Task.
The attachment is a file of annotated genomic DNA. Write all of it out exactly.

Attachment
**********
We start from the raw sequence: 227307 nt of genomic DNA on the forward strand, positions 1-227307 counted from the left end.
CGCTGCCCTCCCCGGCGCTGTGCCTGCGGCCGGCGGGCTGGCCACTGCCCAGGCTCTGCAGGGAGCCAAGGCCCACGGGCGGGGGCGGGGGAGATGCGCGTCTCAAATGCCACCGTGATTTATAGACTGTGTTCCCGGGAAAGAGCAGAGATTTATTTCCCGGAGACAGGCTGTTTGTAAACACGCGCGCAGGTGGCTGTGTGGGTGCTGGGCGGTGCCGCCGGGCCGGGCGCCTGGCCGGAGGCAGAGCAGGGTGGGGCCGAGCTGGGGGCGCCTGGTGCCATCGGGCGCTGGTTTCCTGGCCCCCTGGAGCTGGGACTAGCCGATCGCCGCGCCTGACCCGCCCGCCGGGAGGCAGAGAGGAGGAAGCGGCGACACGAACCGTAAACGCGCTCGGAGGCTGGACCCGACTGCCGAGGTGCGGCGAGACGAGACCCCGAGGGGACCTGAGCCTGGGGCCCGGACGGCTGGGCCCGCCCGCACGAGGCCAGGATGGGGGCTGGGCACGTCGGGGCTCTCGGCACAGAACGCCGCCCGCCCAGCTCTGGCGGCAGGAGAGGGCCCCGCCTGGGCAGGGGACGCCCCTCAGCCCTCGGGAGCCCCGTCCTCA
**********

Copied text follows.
We start from the raw sequence: 227307 nt of genomic DNA on the forward strand, positions 1-227307 counted from the left end.
CGCTGCCCTCCCCGGCGCTGTGCCTGCGGCCGGCGGGCTGGCCACTGCCCAGGCTCTGCAGGGAGCCAAGGCCCACGGGCGGGGGCGGGGGAGATGCGCGTCTCAAATGCCACCGTGATTTATAGACTGTGTTCCCGGGAAAGAGCAGAGATTTATTTCCCGGAGACAGGCTGTTTGTAAACACGCGCGCAGGTGGCTGTGTGGGTGCTGGGCGGTGCCGCCGGGCCGGGCGCCTGGCCGGAGGCAGAGCAGGGTGGGGCCGAGCTGGGGGCGCCTGGTGCCATCGGGCGCTGGTTTCCTGGCCCCCTGGAGCTGGGACTAGCCGATCGCCGCGCCTGACCCGCCCGCCGGGAGGCAGAGAGGAGGAAGCGGCGACACGAACCGTAAACGCGCTCGGAGGCTGGACCCGACTGCCGAGGTGCGGCGAGACGAGACCCCGAGGGGACCTGAGCCTGGGGCCCGGACGGCTGGGCCCGCCCGCACGAGGCCAGGATGGGGGCTGGGCACGTCGGGGCTCTCGGCACAGAACGCCGCCCGCCCAGCTCTGGCGGCAGGAGAGGGCCCCGCCTGGGCAGGGGACGCCCCTCAGCCCTCGGGAGCCCCGTCCTCA